WHAT IS AN SLP?


Speech language pathologists (SLP), also called speech therapists, are trained professionals who diagnose and treat communication disorders along with swallowing impairments. They work in many settings, with various development disorders, and with victims of TBI, stroke, or other neurological impairments. 
Communication is more than the ability to speak and be understood it also includes the ability to hear, understand, and make sense of the communication that is a part of our day to day lives. Communication is complex and SLPs are trained to provide evidence-based treatment in the following areas to resolve communication and swallowing problems.

Intelligibility:
Intelligibility is the ability to be understood when talking. Impairments of intelligibility are often called articulation disorders, phonological processes disorder, apraxia, and dysarthria

How an SLP can help:
-Determine the sounds made in error and if there is a disorder
-Determine any underlying causes or speech break downs
-Instruct and teach correct positions and movements for speech
-Provide activities that encourage sound development

Reading/literacy:
An impairment of reading or literacy impacts a person’s ability to understand written communication. It is identified by the difficulty of following the flow of a story, understanding what is happening, and the ability to predict what will happen next. SLPs are not trained to diagnose or treat dyslexia.

How can an SLP help?
-Determine the level at which reading is impaired
-Develop strategies to improve reading comprehension
-Provide tasks and activities that encourage reading comprehension

Stuttering:
Stuttering is breaks in the flow of speech (fluency) which can be distracting to communication partners. It is often in the form of repetitions (sounds, words, or phrases) difficulty getting a word out (called blocks), and interjections (um, but, and, like). 

How can and SLP help?
-Determine times of increased stuttering 
-Develop strategies to increase fluency
-Provide activities that encourage fluent speech

Voice:
Voice disorders can be identified with slow rate of speech, lack of breath support for speaking, how loud you can speak, or difficulty speaking with inflection (monotone)

How can an SLP help?
-Determine the cause of the problem 
- Provide vocal use strategies to increase our ability to communicate.

Language:
A language disorder can be present in children an adults. In children it is seen as a delay on when a child talks or if they are able to follow directions, imitate, or engage in activities. In adults a language disorder is seen as a difficulty talking, finding the right word, and understanding what others are saying.

How can an SLP help?
-Determine the problem impacting communication
-Provide strategies and alternative forms of communication if necessary
-Provide tasks and activities that encourage the use and understanding of speech.

Hearing:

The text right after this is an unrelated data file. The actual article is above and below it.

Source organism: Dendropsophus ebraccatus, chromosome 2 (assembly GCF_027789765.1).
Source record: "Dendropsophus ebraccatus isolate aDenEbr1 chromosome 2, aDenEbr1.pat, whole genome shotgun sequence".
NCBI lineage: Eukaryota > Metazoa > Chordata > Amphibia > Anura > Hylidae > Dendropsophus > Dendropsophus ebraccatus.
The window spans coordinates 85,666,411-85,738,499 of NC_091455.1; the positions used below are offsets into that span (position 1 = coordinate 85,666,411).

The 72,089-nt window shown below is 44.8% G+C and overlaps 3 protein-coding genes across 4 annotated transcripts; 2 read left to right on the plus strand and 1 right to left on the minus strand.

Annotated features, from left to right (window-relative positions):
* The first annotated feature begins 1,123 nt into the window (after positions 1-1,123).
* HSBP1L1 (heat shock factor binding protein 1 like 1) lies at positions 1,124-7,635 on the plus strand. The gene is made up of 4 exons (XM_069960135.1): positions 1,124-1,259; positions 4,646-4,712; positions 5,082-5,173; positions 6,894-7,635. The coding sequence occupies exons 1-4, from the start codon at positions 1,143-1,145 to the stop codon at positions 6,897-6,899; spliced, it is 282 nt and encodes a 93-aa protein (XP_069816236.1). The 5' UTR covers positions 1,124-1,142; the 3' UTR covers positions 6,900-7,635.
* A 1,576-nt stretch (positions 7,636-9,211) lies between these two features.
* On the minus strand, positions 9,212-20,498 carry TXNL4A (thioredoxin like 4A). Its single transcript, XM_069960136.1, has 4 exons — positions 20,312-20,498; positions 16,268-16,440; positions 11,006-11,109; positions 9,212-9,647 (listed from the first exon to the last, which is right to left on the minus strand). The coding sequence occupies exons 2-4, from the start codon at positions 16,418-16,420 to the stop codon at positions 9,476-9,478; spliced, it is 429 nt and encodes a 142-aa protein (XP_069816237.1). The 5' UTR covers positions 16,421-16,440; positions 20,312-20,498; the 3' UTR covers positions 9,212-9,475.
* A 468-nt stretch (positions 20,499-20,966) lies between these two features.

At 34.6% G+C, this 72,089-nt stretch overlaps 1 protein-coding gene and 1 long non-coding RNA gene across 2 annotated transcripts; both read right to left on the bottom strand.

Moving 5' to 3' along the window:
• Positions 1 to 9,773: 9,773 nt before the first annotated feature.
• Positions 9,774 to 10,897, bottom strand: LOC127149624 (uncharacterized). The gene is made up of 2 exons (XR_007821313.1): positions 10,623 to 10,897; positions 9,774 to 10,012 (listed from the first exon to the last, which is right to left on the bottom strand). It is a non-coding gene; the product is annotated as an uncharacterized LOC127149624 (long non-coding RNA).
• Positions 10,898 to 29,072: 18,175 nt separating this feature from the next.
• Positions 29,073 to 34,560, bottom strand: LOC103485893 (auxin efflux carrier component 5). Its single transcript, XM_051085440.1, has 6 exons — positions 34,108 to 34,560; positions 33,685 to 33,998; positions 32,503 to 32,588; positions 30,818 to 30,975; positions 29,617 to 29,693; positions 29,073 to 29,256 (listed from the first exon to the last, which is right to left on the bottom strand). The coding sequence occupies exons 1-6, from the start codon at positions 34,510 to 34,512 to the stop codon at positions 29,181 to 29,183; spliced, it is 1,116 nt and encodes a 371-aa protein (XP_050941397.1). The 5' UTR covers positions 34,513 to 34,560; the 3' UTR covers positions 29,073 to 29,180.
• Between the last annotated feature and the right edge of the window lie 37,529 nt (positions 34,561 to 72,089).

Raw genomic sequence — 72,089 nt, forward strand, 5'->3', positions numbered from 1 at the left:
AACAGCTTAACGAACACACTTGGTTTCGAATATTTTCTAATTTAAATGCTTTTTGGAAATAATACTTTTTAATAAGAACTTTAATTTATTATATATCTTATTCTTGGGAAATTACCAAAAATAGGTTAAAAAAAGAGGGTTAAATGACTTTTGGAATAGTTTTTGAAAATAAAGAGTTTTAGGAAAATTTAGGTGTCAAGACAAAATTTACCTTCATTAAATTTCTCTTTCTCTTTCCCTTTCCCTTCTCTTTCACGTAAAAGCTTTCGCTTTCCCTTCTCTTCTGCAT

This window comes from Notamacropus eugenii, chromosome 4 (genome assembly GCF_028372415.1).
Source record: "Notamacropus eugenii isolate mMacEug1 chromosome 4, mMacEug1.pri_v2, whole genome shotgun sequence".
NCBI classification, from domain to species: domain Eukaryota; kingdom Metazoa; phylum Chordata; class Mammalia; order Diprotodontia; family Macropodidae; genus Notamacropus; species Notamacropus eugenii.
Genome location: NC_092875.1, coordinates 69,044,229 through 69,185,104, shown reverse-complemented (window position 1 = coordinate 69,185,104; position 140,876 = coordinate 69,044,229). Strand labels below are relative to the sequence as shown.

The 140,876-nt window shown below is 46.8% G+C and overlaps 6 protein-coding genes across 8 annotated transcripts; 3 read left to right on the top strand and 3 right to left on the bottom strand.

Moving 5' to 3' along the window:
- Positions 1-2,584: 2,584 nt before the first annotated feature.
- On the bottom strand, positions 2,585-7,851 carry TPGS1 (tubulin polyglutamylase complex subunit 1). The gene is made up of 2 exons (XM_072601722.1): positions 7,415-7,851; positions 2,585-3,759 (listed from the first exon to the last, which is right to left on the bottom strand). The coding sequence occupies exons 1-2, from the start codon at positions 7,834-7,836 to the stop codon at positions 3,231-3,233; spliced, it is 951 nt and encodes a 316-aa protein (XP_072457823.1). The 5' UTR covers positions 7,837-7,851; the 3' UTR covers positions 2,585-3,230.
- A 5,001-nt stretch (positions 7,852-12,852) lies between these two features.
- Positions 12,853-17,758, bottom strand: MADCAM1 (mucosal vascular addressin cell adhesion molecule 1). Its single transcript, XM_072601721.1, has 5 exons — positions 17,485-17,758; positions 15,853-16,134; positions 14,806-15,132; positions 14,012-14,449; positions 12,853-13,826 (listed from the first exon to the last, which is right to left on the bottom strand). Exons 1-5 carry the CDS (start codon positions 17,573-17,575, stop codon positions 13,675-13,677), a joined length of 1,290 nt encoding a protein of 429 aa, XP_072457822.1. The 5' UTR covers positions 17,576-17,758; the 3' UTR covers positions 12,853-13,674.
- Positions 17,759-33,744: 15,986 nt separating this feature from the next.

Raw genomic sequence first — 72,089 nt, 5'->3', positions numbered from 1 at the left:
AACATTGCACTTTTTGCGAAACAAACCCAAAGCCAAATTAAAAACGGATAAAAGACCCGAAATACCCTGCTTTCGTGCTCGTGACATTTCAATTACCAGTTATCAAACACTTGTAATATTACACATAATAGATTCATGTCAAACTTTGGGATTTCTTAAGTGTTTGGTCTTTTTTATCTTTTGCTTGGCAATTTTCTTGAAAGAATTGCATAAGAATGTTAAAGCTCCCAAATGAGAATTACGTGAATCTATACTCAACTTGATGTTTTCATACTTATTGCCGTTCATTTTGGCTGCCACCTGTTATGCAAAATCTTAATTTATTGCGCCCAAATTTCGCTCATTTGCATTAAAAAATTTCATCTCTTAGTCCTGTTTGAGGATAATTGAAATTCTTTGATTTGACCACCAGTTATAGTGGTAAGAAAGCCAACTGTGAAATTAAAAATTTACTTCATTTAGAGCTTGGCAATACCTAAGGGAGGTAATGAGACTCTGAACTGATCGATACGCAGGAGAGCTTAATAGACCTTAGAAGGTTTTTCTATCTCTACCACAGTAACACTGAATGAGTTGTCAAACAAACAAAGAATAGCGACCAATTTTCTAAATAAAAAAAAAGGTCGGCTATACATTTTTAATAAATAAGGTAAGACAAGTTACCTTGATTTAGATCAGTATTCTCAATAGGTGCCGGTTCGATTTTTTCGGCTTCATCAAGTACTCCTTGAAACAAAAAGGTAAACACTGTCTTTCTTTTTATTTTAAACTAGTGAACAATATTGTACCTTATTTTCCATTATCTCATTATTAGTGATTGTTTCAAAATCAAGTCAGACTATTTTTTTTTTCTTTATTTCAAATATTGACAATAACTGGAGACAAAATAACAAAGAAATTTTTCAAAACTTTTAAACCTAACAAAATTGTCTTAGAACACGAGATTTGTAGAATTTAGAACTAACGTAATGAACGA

Hearing problems are identified by a hearing loss and difficulty hearing different speech sounds (Central Auditory Processing Disorder- CAPD). An SLP is not qualified to diagnose hearing impairments but is qualified to remediate speech and language due to hearing loss or CAPD.

How can an SLP help?
-Train communication partners and be an advocate
-Instruct on alternative forms of communication
-Implement strategies to benefit communication in all areas (school, home, social settings)

Swallowing:
A swallowing problem is identified by coughing and choking during meals. While everyone can find themselves coughing during a meal, it becomes a problem when it happens every day or several times a week.

How can an SLP help?
-Determine the weak muscles or body part that is impairing normal swallowing
-Provide strategies for increased strength and mobility
-Provide possible diet changes to stop coughing and choking episodes

Cognition:
A problem involving cognition is identified by difficulty paying attention, a poor memory, difficulty problem solving and making safe/appropriate decisions, and difficulty organizing information and tasks.
How can and SLP help?
-Identify the areas that are impaired
-Provide independent strategies for increased memory, attention, safety, organization
-Provide tasks and activities that encourage increased cognition

Social Communication:
A problem communicating for socialization is identified by poor eye contact, difficulty taking-turns during conversations, acting inappropriately during social situations, and the lack of desire to want to be around other people. A social communication disorder can affect children and adults. It is most often associated with Autism Spectrum Disorders (ASD)

How can an SLP help?
-Determine the areas that are impaired
-Provide education and training on social conversations and settings
-Provide strategies and tasks to increase self-awareness in social settings
-Provide strategies and tasks to increase situational awareness in social settings

Alternative forms of Communication:
Sometimes children and adults are unable to use spoken communication, while others feel more comfortable with alternative forms. When this is the case, electronic communicators, pictures, or sign language(ASL) is provided to aid and benefit those individuals. 

How can an SLP help?
-Determine the most effective and most beneficial alternative form of communication
-Provide communication devices and picture boards
-Instruct in basic level sign language (some are trained to instruct in complete ASL)

Information gathered from the following websites: 
 http://www.asha.org/events/slp-summit-glossary/:
 http://www.asha.org/public/speech/